Like many of her peers from Purnell Swett High School in Maxton, NC, Euna Victoria Chavis was the first in her family to attend college. “I was like a bumpy piece of wood, in need of sanding. Carolina was my piece of sandpaper–it shaped me into the person I am today.”
Ms. Chavis now works to help other young people realize the dream of going to college. After graduating from UNC-Chapel Hill in 2014 with a degree in psychology, she returned to Purnell Swett as an adviser with the Carolina College Advising Corps. The Corps places recent Carolina graduates in schools across the state to help students find the college that will serve them best.
The Carolina College Advising Corps gathered on Monday with school and community leaders for a Celebration of Education in Robeson County. The event highlighted the work of Ms. Chavis and Jessica Oxendine, the adviser serving Fairmont and South Robeson High Schools. Last year, in partnership with the schools, advisers in the county served 645 seniors, held 1,148 one-on-one meetings, and helped 57% of students submit an application to college.
Three current seniors at Purnell Swett spoke about the impact of Ms. Chavis’s work. “Without her guidance, I would have missed out on scholarship opportunities at my dream school,” said Dylan Brooks. Gabrielle James spoke of Ms. Chavis’s tireless work ethic, and fellow student Joshua Brooks said, “Her warm personality and knowledge of the college admission process have been invaluable not only to me, but to all of my fellow students.”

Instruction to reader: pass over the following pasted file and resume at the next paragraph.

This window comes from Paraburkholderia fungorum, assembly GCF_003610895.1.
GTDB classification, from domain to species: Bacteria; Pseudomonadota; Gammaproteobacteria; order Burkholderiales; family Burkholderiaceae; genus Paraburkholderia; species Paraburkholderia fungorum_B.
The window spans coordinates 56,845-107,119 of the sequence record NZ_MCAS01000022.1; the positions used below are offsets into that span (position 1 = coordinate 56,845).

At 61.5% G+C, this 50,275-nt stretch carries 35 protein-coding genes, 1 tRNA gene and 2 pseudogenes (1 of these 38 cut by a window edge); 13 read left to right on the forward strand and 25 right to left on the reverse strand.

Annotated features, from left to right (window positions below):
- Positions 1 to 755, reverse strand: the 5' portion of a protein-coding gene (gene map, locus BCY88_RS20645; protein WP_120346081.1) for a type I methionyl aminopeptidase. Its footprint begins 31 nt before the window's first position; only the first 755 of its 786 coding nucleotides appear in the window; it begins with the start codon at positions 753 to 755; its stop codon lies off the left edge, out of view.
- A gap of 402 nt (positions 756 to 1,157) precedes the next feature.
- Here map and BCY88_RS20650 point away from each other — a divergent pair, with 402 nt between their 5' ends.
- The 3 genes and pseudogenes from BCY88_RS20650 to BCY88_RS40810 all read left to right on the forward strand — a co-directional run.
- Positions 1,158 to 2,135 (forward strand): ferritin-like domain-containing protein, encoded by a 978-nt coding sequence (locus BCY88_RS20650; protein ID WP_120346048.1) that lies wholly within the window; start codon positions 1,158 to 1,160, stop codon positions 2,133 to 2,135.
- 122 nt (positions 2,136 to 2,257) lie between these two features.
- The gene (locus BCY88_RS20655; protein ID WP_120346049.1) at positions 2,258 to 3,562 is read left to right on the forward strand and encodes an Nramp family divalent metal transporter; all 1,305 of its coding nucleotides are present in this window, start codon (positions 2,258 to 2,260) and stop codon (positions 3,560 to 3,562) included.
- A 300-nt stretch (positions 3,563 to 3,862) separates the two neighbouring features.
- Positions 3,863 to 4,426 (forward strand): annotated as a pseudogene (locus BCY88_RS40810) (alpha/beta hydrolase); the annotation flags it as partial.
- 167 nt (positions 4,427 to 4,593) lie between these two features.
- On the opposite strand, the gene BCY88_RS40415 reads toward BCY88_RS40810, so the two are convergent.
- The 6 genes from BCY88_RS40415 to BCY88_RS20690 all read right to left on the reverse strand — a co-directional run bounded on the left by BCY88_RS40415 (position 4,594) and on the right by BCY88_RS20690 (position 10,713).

Legislators and community leaders joined in the celebration, including U.S. Representative Richard Hudson, N.C. Senator Jane W. Smith, N.C. Representative Garland E. Pierce, and Robeson County Schools Superintendent Johnny Hunt. Each spoke in support of the program which is helping deserving young people continue their education.
Also in attendance was Amy Locklear Hertel, Director of UNC’s American Indian Center. “Today exemplifies our service not only to education but to our native communities. Through rich relationships and partnerships designed to support our students, UNC is dedicated to assisting native students across the state.”
The event was hosted by Clyde Leviner, Purnell Swett Principal, and Stephen Farmer, Vice Provost for Enrollment and Undergraduate Admissions at UNC-Chapel Hill. Vice Provost Farmer concluded the event by thanking the advisors for the work they do helping deserving young people take the next best step in their lives and by thanking leaders and community members at Purnell Swett and in Robeson County for giving the University the chance to be of service.
The work of the Carolina College Advising Corps in Robeson County is funded by the generous support of AmeriCorps, the John M. Belk Endowment, and the College Advising Corps.